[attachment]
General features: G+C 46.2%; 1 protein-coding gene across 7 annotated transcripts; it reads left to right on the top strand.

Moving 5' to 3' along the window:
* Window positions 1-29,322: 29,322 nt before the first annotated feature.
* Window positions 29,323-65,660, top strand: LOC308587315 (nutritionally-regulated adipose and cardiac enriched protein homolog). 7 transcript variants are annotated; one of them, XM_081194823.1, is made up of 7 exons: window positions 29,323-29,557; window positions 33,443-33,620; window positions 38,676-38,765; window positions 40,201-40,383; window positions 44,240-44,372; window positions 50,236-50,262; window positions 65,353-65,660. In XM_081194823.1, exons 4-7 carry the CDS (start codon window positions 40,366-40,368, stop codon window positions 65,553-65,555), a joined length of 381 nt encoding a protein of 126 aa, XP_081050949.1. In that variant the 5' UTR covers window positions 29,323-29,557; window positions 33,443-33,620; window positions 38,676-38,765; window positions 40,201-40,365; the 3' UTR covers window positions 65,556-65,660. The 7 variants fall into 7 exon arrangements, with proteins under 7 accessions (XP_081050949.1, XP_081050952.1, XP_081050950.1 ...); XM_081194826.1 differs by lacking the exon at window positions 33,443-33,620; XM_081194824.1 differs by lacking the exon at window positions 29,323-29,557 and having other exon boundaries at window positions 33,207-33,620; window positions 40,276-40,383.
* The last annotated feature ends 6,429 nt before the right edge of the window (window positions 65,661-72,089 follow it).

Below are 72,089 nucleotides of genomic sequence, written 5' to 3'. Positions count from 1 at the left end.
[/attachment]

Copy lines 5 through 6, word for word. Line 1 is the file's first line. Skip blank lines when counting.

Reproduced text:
* The last annotated feature ends 6,429 nt before the right edge of the window (window positions 65,661-72,089 follow it).

Below are 72,089 nucleotides of genomic sequence, written 5' to 3'. Positions count from 1 at the left end.